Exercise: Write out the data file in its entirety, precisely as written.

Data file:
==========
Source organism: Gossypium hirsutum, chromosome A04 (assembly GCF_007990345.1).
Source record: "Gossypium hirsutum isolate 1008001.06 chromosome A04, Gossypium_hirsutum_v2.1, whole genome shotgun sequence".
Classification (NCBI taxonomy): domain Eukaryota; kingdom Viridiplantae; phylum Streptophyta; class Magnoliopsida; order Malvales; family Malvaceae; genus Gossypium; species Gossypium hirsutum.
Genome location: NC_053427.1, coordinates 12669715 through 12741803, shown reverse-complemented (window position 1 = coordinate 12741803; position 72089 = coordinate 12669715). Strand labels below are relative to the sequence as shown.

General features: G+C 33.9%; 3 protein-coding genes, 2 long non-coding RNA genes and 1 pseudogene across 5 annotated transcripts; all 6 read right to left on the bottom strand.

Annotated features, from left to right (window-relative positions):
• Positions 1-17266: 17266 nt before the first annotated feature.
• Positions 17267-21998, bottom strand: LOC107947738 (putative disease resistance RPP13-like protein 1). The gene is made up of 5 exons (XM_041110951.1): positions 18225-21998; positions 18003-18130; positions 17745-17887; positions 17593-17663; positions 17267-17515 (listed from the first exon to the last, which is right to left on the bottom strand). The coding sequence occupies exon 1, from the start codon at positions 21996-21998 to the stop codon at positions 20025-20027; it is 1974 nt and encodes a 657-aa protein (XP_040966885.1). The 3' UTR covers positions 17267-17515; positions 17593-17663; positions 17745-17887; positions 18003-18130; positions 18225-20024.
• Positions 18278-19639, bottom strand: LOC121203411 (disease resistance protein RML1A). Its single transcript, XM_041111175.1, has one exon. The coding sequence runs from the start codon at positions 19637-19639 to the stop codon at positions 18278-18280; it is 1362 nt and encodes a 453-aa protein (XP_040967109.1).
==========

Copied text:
Source organism: Gossypium hirsutum, chromosome A04 (assembly GCF_007990345.1).
Source record: "Gossypium hirsutum isolate 1008001.06 chromosome A04, Gossypium_hirsutum_v2.1, whole genome shotgun sequence".
Classification (NCBI taxonomy): domain Eukaryota; kingdom Viridiplantae; phylum Streptophyta; class Magnoliopsida; order Malvales; family Malvaceae; genus Gossypium; species Gossypium hirsutum.
Genome location: NC_053427.1, coordinates 12669715 through 12741803, shown reverse-complemented (window position 1 = coordinate 12741803; position 72089 = coordinate 12669715). Strand labels below are relative to the sequence as shown.

General features: G+C 33.9%; 3 protein-coding genes, 2 long non-coding RNA genes and 1 pseudogene across 5 annotated transcripts; all 6 read right to left on the bottom strand.

Annotated features, from left to right (window-relative positions):
• Positions 1-17266: 17266 nt before the first annotated feature.
• Positions 17267-21998, bottom strand: LOC107947738 (putative disease resistance RPP13-like protein 1). The gene is made up of 5 exons (XM_041110951.1): positions 18225-21998; positions 18003-18130; positions 17745-17887; positions 17593-17663; positions 17267-17515 (listed from the first exon to the last, which is right to left on the bottom strand). The coding sequence occupies exon 1, from the start codon at positions 21996-21998 to the stop codon at positions 20025-20027; it is 1974 nt and encodes a 657-aa protein (XP_040966885.1). The 3' UTR covers positions 17267-17515; positions 17593-17663; positions 17745-17887; positions 18003-18130; positions 18225-20024.
• Positions 18278-19639, bottom strand: LOC121203411 (disease resistance protein RML1A). Its single transcript, XM_041111175.1, has one exon. The coding sequence runs from the start codon at positions 19637-19639 to the stop codon at positions 18278-18280; it is 1362 nt and encodes a 453-aa protein (XP_040967109.1).